Could the U.S. economy stop growing forever?

Illustration for article titled Could the U.S. economy stop growing forever?

We take economic growth for granted — it's one of the defining characteristics of our economy that it grows, year after year. Any period when the economy doesn't grow is called a recession, and this is a kind of temporary economic emergency.


Top image: Kanu101/Flickr.

But sociology/economics professor Robert J. Gordon argues that we shouldn't assume economic growth will continue forever — there was no economic growth before 1700, when the first Industrial Revolution started, and it's entirely possible there will be none after 2050. In a "deliberately provocative" paper, Gordon argues that there were three separate Industrial Revolutions, and only one of them was a massive growth-spurrer:

  • IR #1 (steam, railroads) from 1750 to 1830;
  • IR #2 (electricity, internal combustion engine, running water, indoor toilets, communications, entertainment, chemicals, petroleum) from 1870 to 1900; and
  • IR #3 (computers, the web, mobile phones) from 1960 to present.

... IR #2 was more important than the others and was largely responsible for 80 years of relatively rapid productivity growth between 1890 and 1972.

Once the spin-off inventions from IR #2 (airplanes, air conditioning, interstate highways) had run their course, productivity growth during 1972-96 was much slower than before. In contrast, IR #3 created only a short-lived growth revival between 1996 and 2004. Many of the original and spin-off inventions of IR #2 could happen only once – urbanisation, transportation speed, the freedom of women from the drudgery of carrying tons of water per year, and the role of central heating and air conditioning in achieving a year-round constant temperature.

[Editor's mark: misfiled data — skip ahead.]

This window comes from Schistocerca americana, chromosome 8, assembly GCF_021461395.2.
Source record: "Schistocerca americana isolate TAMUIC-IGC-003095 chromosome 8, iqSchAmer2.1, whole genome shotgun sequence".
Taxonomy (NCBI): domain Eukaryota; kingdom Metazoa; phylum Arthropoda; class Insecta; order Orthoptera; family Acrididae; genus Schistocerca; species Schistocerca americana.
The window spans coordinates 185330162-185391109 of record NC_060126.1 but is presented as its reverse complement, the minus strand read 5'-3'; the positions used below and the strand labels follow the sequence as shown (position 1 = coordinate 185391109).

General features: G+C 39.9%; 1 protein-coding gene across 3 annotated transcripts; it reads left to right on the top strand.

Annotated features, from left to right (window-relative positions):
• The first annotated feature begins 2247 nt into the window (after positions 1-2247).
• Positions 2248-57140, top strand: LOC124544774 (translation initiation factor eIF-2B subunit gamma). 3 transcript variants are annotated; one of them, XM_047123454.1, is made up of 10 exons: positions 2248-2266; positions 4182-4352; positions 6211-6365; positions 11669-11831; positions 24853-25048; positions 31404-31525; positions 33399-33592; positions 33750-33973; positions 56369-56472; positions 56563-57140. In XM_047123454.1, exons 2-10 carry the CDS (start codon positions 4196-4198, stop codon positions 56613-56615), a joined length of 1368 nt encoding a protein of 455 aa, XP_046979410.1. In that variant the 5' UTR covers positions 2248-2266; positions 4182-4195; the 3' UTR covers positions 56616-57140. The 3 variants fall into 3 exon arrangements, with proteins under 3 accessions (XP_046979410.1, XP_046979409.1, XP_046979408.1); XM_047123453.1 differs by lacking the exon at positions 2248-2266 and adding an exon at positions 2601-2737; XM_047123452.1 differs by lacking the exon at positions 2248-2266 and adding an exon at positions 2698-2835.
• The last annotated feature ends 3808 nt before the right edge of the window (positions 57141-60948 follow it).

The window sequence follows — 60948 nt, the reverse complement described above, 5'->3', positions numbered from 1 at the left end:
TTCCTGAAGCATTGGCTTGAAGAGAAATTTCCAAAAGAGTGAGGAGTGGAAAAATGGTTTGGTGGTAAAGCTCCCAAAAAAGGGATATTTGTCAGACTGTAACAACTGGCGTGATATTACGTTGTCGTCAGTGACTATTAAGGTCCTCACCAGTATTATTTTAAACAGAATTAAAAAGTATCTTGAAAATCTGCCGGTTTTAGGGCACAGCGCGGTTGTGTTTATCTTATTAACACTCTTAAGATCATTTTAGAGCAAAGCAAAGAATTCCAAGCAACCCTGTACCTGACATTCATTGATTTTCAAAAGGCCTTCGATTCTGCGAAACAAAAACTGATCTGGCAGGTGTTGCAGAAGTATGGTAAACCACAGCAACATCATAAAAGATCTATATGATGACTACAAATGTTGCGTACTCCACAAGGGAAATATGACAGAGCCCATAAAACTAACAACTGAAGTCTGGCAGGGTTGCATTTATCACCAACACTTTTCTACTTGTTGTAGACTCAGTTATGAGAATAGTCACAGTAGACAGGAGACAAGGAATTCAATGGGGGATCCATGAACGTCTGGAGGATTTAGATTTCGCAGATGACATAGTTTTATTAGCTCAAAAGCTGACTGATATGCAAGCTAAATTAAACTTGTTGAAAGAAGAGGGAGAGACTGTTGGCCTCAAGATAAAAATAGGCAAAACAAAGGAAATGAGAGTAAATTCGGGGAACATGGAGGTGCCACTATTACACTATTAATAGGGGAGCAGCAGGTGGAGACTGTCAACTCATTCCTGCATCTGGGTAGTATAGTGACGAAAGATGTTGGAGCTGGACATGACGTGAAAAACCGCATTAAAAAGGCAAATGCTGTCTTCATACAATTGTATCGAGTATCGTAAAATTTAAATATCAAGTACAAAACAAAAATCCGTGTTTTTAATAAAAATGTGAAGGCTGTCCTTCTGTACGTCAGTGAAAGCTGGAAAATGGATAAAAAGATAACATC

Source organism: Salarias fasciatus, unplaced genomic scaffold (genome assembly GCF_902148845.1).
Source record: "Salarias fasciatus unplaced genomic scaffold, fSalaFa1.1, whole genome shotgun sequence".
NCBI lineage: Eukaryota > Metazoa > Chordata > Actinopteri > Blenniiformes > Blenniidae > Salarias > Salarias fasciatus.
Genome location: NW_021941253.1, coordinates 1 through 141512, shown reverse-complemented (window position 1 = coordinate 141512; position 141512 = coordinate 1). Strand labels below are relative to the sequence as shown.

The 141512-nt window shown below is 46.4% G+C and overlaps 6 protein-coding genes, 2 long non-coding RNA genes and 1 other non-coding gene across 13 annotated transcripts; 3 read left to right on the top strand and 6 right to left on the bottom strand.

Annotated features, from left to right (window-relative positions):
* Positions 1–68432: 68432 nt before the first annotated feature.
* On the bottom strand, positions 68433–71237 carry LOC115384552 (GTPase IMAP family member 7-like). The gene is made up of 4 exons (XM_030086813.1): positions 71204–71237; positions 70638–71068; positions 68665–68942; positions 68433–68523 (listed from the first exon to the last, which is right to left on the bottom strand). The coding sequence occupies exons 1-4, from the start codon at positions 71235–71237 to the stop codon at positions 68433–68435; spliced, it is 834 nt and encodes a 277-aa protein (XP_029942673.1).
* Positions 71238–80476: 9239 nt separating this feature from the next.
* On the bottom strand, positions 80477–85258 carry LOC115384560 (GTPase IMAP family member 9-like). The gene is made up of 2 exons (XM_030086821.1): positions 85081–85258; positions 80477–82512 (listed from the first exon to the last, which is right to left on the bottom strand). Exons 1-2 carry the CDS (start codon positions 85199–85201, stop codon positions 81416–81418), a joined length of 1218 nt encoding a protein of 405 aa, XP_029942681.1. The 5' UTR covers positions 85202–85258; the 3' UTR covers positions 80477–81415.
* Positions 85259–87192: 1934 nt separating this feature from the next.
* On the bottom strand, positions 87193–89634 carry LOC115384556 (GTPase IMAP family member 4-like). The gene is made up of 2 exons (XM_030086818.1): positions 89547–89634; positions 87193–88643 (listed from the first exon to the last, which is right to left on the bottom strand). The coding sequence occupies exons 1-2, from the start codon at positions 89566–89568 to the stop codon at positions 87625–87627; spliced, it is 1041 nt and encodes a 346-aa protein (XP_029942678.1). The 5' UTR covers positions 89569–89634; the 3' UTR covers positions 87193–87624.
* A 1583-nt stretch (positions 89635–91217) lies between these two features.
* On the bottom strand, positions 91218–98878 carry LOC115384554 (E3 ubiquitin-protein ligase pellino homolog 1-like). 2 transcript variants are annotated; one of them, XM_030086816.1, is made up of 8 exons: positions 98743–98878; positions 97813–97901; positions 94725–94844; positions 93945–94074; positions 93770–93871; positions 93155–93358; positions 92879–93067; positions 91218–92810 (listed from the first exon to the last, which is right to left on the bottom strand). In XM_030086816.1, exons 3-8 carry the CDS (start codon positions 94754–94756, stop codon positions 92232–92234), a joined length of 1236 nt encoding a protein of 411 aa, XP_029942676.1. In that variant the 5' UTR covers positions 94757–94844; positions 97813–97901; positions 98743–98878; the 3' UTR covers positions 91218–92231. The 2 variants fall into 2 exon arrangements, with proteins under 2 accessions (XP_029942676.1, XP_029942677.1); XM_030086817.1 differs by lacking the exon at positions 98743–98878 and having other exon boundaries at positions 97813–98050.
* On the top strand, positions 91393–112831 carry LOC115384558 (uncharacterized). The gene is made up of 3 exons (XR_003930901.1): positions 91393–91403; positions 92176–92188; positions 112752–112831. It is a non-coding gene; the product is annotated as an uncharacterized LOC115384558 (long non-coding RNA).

But Paul Krugman responds that the growth thanks to IR # 3 isn't really over, and may not have started in earnest — because we could soon be getting more massive increases in productivity due to computers taking over tasks previously performed by robots. Says Krugman:

Not that much progress has been made in producing machines that think the way [humans] do. But it turns out that there are other ways of producing very smart machines. In particular, Big Data - the use of huge databases of things like spoken conversations - apparently makes it possible for machines to perform tasks that even a few years ago were really only possible for people. Speech recognition is still imperfect, but vastly better than it was and improving rapidly, not because we've managed to emulate human understanding but because we've found data-intensive ways of interpreting speech in a very non-human way.

And this means that in a sense we are moving toward something like my intelligent-robots world; many, many tasks are becoming machine-friendly. This in turn means that Gordon is probably wrong about diminishing returns to technology.


Chip Overclock®

(I haven't read the Gordon or Krugman articles yet, but coincidentally, links to them showed up in my RSS reader on Slashdot just a few minutes ago and I printed both of them out.)